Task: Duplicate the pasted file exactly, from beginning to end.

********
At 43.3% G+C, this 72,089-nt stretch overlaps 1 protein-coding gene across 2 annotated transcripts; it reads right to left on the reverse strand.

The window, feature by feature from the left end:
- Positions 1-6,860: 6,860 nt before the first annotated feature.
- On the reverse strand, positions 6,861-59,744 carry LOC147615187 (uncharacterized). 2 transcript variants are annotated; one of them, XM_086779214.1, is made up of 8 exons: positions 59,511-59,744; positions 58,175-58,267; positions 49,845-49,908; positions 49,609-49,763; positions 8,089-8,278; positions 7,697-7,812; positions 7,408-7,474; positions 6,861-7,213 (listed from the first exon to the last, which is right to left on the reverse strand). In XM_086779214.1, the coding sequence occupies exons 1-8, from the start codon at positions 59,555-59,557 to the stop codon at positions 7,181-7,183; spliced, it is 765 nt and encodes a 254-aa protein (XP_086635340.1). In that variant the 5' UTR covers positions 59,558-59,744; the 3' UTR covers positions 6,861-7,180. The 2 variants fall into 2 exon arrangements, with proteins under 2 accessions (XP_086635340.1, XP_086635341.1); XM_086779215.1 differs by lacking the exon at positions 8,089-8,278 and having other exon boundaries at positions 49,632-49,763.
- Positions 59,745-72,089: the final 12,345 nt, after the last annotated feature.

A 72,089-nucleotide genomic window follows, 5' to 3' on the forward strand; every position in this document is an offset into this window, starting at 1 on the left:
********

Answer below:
At 43.3% G+C, this 72,089-nt stretch overlaps 1 protein-coding gene across 2 annotated transcripts; it reads right to left on the reverse strand.

The window, feature by feature from the left end:
- Positions 1-6,860: 6,860 nt before the first annotated feature.
- On the reverse strand, positions 6,861-59,744 carry LOC147615187 (uncharacterized). 2 transcript variants are annotated; one of them, XM_086779214.1, is made up of 8 exons: positions 59,511-59,744; positions 58,175-58,267; positions 49,845-49,908; positions 49,609-49,763; positions 8,089-8,278; positions 7,697-7,812; positions 7,408-7,474; positions 6,861-7,213 (listed from the first exon to the last, which is right to left on the reverse strand). In XM_086779214.1, the coding sequence occupies exons 1-8, from the start codon at positions 59,555-59,557 to the stop codon at positions 7,181-7,183; spliced, it is 765 nt and encodes a 254-aa protein (XP_086635340.1). In that variant the 5' UTR covers positions 59,558-59,744; the 3' UTR covers positions 6,861-7,180. The 2 variants fall into 2 exon arrangements, with proteins under 2 accessions (XP_086635340.1, XP_086635341.1); XM_086779215.1 differs by lacking the exon at positions 8,089-8,278 and having other exon boundaries at positions 49,632-49,763.
- Positions 59,745-72,089: the final 12,345 nt, after the last annotated feature.

A 72,089-nucleotide genomic window follows, 5' to 3' on the forward strand; every position in this document is an offset into this window, starting at 1 on the left: